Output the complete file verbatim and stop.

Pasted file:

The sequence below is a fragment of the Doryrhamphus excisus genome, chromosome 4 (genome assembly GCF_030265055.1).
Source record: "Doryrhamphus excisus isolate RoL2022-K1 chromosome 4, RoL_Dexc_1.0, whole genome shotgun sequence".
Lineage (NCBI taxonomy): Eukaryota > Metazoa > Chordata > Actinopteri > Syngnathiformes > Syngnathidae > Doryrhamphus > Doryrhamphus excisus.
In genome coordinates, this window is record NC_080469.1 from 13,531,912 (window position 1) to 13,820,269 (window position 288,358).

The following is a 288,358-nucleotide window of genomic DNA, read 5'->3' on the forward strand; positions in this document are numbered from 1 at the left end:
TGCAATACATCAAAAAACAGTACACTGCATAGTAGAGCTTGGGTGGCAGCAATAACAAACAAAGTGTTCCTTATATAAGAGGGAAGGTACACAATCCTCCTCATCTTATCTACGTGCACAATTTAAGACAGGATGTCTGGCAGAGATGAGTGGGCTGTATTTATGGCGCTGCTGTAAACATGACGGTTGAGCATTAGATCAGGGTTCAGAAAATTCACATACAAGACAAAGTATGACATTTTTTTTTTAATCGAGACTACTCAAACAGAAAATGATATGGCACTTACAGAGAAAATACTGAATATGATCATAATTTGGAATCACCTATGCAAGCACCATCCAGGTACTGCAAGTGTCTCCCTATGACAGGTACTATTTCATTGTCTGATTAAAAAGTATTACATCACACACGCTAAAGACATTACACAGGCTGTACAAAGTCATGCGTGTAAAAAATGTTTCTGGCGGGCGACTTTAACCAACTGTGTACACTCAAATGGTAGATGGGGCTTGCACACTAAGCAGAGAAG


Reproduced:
The sequence below is a fragment of the Doryrhamphus excisus genome, chromosome 4 (genome assembly GCF_030265055.1).
Source record: "Doryrhamphus excisus isolate RoL2022-K1 chromosome 4, RoL_Dexc_1.0, whole genome shotgun sequence".
Lineage (NCBI taxonomy): Eukaryota > Metazoa > Chordata > Actinopteri > Syngnathiformes > Syngnathidae > Doryrhamphus > Doryrhamphus excisus.
In genome coordinates, this window is record NC_080469.1 from 13,531,912 (window position 1) to 13,820,269 (window position 288,358).

The following is a 288,358-nucleotide window of genomic DNA, read 5'->3' on the forward strand; positions in this document are numbered from 1 at the left end:
TGCAATACATCAAAAAACAGTACACTGCATAGTAGAGCTTGGGTGGCAGCAATAACAAACAAAGTGTTCCTTATATAAGAGGGAAGGTACACAATCCTCCTCATCTTATCTACGTGCACAATTTAAGACAGGATGTCTGGCAGAGATGAGTGGGCTGTATTTATGGCGCTGCTGTAAACATGACGGTTGAGCATTAGATCAGGGTTCAGAAAATTCACATACAAGACAAAGTATGACATTTTTTTTTTAATCGAGACTACTCAAACAGAAAATGATATGGCACTTACAGAGAAAATACTGAATATGATCATAATTTGGAATCACCTATGCAAGCACCATCCAGGTACTGCAAGTGTCTCCCTATGACAGGTACTATTTCATTGTCTGATTAAAAAGTATTACATCACACACGCTAAAGACATTACACAGGCTGTACAAAGTCATGCGTGTAAAAAATGTTTCTGGCGGGCGACTTTAACCAACTGTGTACACTCAAATGGTAGATGGGGCTTGCACACTAAGCAGAGAAG